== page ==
A tour of Anfield, for a rabid fan such as myself, leaves no brick unholy and no wall without some aspect of footballing beauty. As we made our way into the Home Dressing Room, the same one that has been immortalized in photographs of Bill Shankly instructing his team, I was humbled by the simple, spartan qualities of the little white room. The players’ jerseys line the walls, with a treatment table in the middle and a television set high up in a corner. No extravagances here, no room for prima donnas or wannabe rockstars; in this room there is football and only football. After posing in the seats of my favorite players (Steven Gerrard and Jamie Carragher, for the record), I stepped out of the room directly in front of the tunnel that leads to the pitch. I placed my fingers on the famous “THIS IS ANFIELD” sign, feeling the energy and emotion that comes with the touching of that sign by the team before every match. Players from Ian Rush to Fernando Torres to Alan Hansen have touched this sign, and after (of course) posing for a photo, I walked the rest of the tunnel feeling invigorated, ready to take on the world. I’d say that’s about what Shankly wanted when he nailed the sign up there for the very first time.

The final leg of this epic journey of mine could only take place on that hallowed ground, in the middle of one of the most famous pitches in the world. Sitting where managers have sat for years as they bark orders to players, walking along the grass that is home to some of the most exciting matches in history, all hit me like a punch to the chest. The sound around me fell silent, the cloudy sun somehow brightened as I spun in place, taking in each and every angle of Anfield. My eyes finally landed on the Kop, the Spion Kop, probably the most famous set of seats in the world. As we walked towards the Kop, our tour guide reached back into a small electrical box to flip a switch. Suddenly, as I crossed the cement threshold into Kop territory, music burst from the speakers, and it could only be one song: “You’ll Never Walk Alone.” At this point, you probably know what’s coming. A single tear rolled out as I stood in the full glory of Liverpool Football Club. The feeling is still with me, and has surely cemented my place as a Liverpool fan for life.

I may live in America, and that won’t change soon. But part of my heart was left there, in that hallowed ground, beating to the rhythm of only one song, basking in the glory of Liverpool Football Club.

41 thoughts on “Adventures of an American Liverpool Supporter At Anfield”

  1. Well done, Spenser! As a fellow American-Red, I too hope to make my pilgrimage to the holy land soon. YNWA from Orlando, Fl.

  2. Nice work Spenser. I live in CT and just started following football about a year and a half ago. When I was casting about for teams, it was between Liverpool and Spurs. I ultimately went with Spurs and though I love the club I admire much of what Liverpool stands for. They’ve got the best song in football without question. Thanks for posting this on behalf of us Yanks!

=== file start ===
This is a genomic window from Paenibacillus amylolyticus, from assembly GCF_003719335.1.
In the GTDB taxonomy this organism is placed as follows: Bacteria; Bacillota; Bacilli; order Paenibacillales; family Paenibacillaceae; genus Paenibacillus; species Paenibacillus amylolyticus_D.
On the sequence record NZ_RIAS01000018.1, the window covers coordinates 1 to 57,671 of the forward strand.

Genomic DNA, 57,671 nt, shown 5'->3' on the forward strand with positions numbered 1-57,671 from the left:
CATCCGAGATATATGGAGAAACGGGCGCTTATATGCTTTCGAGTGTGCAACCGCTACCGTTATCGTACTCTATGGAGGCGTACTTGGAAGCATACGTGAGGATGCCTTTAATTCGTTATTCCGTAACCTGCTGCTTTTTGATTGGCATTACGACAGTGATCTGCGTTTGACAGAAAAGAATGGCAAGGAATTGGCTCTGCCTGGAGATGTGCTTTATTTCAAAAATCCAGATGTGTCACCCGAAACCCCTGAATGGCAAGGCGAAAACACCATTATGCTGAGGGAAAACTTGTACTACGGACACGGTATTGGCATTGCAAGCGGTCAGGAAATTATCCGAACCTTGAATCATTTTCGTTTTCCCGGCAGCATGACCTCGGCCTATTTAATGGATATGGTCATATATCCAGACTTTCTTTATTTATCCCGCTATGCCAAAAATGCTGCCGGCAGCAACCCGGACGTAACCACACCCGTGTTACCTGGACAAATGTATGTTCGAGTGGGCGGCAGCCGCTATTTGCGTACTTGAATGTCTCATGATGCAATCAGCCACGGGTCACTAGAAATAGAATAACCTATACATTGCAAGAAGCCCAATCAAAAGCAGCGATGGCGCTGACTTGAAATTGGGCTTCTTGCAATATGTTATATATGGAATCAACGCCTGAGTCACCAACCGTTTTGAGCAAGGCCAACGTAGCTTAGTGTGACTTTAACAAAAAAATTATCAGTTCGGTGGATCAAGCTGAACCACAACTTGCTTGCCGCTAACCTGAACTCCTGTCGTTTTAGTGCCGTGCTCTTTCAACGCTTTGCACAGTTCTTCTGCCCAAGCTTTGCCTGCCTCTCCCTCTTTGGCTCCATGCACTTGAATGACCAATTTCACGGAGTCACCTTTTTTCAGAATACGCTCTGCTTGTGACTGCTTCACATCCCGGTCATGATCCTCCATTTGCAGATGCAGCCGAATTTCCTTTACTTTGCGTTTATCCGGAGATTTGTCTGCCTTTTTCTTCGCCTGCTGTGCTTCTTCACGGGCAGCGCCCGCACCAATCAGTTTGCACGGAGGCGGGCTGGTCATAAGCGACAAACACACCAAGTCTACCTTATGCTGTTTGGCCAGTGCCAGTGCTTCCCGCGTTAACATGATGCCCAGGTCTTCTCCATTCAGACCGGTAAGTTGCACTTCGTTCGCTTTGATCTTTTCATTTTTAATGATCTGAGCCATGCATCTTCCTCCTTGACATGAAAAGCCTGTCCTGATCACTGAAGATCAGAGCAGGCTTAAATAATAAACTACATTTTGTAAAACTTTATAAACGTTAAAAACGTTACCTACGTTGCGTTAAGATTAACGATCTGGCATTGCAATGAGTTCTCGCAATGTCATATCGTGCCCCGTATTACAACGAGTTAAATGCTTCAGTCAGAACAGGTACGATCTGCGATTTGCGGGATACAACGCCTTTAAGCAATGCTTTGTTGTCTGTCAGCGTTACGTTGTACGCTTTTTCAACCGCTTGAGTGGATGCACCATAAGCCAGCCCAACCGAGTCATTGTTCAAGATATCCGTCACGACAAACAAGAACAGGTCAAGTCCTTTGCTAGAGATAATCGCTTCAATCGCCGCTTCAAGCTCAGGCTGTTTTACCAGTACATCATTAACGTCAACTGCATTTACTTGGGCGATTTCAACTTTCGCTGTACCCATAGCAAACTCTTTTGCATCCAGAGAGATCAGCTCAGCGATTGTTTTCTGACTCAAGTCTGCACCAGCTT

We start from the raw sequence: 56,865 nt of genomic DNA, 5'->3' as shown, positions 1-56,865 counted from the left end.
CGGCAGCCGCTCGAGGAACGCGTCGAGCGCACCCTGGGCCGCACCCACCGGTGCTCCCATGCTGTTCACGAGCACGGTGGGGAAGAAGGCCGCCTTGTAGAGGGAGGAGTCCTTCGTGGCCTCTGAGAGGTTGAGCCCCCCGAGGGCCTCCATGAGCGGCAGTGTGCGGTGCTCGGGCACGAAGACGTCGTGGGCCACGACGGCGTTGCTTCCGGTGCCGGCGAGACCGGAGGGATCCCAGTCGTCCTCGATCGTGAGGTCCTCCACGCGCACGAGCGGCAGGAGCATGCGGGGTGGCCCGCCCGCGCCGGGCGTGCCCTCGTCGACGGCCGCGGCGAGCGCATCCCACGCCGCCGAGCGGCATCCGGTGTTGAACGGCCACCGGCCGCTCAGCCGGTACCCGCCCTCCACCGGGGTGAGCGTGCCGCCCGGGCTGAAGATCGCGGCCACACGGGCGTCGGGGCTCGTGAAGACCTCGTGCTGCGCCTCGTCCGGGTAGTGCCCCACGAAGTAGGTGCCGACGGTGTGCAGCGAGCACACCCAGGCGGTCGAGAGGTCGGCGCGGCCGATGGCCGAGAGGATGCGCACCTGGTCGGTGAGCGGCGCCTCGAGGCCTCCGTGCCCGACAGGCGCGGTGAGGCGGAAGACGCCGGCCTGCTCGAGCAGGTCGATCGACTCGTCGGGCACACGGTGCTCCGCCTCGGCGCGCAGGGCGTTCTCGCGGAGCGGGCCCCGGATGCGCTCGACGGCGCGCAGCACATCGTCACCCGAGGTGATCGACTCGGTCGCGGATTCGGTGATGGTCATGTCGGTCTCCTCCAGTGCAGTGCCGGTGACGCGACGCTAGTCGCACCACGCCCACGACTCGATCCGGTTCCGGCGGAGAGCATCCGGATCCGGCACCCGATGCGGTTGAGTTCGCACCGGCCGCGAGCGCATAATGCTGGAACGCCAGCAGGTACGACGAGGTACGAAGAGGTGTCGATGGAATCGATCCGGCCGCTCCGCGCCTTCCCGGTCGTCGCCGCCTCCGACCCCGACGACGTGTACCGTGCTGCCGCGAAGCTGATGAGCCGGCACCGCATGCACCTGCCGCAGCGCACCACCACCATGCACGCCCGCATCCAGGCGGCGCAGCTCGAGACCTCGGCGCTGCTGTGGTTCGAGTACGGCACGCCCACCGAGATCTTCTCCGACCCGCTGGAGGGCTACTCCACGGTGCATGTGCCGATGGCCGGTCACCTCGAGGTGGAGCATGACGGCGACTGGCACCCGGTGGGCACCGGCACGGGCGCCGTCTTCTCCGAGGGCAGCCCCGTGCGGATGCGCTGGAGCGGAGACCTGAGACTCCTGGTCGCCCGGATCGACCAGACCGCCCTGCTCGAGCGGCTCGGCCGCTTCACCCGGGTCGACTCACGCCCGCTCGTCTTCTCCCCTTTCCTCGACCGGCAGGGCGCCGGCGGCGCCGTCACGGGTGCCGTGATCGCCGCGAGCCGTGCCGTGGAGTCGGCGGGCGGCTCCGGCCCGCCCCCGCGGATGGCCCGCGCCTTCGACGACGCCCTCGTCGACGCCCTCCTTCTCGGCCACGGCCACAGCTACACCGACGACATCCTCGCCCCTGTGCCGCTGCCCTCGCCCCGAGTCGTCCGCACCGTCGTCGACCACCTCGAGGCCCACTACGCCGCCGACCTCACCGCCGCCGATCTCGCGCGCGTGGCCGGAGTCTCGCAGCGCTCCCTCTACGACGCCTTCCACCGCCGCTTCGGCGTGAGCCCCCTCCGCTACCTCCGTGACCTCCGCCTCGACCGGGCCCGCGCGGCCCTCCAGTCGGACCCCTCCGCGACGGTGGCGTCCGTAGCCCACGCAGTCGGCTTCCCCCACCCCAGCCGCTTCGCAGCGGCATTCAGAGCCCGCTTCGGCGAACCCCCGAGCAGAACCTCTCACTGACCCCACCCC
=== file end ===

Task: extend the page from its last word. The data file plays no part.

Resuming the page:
1. Where about are you in CT? I’m a spurs fan as well and I’m in Southern CT about 10 minutes from New Haven. It would be great to meet up some time for a match with another supporter!

  3. Great story! I was able to go to Liverpool in 2004 but didn’t get to take a tour of Anfield. After reading this I really want to go back! Thanks for sharing! YNWA from Indianapolis.

  4. Great blog Spenser! Just last week I purchased plane tickets for my own pilgrimage in October. Going to see our LFC play Norwich City.


    1. You’re going to love it. Though old and small, the atmosphere at Anfield on match day is incredible. I hope you get to sit near the Kop end, as the Anfield roar is no joke.

  5. Spenser, now that you are back in the States, why don’t you get the band back together? I loved “Two Princes” back in the day….

  6. Anna liffey’s on Whitney ave in New Haven has a good collection of Liverpool supporters for all matches… Just sayin

  7. Great Article, im graduating college next spring and im making the trip to liverpool from philadelphia to catch the beginning of next season…YNWA

  8. Excellent post…heading over with the family late Summer/Fall 2012…hoping for the tour and a game myself.

  9. Thanks guys! I really wish I could have gone during the season and attended an actual match, but life restricted me to the summer but I had a blast nevertheless. Good luck to all of you in getting to Anfield! I know everyone will love it, such an amazing place with great people. Some of the nicest people on my entire trip were those I met in Liverpool.

  10. Excellent story.

    This post sums up the feeling all American supporters have for their club regardless if it’s Liverpool or another Premier League team.

    Well done.

  11. I’m planning a trip to Liverpool myself, but not to see the red shite – Goodison is my destination. Good story though. Glad to see your dedication.

  12. If you’re willing and able to afford the cost, most clubs should have an official travel package/match day travel package for supporters.

    Check out Thomas Cook Sport.

  13. Lucky they didn’t steal your camera, Liverpool is the theft capital of the UK, I had my car stolen and it was found 200 yards from Anfield ground on bricks, wheels and seats missing, robbing scousers.